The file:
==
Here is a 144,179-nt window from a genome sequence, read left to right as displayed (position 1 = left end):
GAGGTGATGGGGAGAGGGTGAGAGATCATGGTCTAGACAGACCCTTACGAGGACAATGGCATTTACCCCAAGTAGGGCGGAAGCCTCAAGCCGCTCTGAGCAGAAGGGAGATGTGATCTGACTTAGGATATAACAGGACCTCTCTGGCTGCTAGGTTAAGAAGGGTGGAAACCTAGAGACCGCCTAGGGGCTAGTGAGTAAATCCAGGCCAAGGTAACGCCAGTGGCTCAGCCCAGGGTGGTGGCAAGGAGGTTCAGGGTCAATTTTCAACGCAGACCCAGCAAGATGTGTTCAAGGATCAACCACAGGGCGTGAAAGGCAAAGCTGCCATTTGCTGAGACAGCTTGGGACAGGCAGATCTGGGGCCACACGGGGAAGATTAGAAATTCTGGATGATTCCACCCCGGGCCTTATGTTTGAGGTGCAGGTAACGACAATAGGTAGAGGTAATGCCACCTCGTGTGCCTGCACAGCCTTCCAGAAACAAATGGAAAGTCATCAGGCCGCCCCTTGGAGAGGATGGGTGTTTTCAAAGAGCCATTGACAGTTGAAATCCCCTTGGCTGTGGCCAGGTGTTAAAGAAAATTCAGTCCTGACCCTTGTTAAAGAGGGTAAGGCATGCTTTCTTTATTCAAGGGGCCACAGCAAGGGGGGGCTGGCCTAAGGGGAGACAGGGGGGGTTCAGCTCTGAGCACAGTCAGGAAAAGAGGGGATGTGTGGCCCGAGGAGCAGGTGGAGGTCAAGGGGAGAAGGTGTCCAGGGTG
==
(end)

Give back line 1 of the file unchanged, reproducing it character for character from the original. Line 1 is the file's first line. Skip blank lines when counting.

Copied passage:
Here is a 144,179-nt window from a genome sequence, read left to right as displayed (position 1 = left end):